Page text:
We'd been told to check out Boulder's new music server, but that's not exactly what the $24,000 1021 Disc Player is. It's a CD player (with a few other formats "to be announced") that uses a computer disc drive to feed a one-minute buffer to "preserve the integrity of the audio signal delivered from the drive. "Also," confided Steve Rockwell, "the clock is about this far [pinches fingers together], so jitter is phenomenally low."
Raw data is dumped from the buffer to a Boulder-designed Eigen-value DSP oversampling filter—which itself, has a data buffer to eliminate timing glitches.
The independent, precise-interval master clock is said to "reduce jitter and low-frequency modulation noise to "immeasurable levels." The clock signal is also fed "upstream" to control the DSP.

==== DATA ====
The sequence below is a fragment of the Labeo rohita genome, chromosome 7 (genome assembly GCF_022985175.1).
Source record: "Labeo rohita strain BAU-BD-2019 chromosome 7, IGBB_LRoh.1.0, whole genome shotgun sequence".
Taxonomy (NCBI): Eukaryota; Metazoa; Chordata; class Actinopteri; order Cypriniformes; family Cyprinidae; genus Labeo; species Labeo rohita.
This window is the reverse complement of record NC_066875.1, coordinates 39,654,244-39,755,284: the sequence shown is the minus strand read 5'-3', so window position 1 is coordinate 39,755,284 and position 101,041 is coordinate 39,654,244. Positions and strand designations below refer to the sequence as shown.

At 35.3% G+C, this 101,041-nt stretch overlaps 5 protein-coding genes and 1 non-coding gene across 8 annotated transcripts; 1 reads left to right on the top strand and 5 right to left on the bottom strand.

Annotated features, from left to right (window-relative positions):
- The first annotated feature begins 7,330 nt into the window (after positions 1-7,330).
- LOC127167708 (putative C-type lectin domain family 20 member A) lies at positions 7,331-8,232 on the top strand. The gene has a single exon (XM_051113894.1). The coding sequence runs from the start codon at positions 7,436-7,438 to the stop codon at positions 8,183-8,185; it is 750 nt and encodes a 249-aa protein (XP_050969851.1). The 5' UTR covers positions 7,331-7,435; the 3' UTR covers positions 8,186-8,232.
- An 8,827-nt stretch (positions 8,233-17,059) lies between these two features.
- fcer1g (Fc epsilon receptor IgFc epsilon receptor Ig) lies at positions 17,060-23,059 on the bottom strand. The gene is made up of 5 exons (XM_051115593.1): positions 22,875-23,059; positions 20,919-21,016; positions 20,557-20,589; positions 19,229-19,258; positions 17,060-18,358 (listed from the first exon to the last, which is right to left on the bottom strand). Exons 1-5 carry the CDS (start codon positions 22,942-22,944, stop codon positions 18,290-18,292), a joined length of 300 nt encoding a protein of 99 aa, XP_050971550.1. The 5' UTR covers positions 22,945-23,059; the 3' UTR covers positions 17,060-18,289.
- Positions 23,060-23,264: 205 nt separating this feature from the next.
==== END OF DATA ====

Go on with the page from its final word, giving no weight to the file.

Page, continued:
There's also Boulder's selectable digital volume control, which can be programmed for 1dB steps or turned off.
The 1021's analog section is pretty slick too, incorporating Boulder's six-pole Bessel filter and the output stage of Boulder's 983, which is "robust enough to drive long cables."
Did we mention the large display panel? It can display data from the 1021's internal processor or pull it off the Internet.
We tried lifting the 1021 and per pound, it just might be a bargain.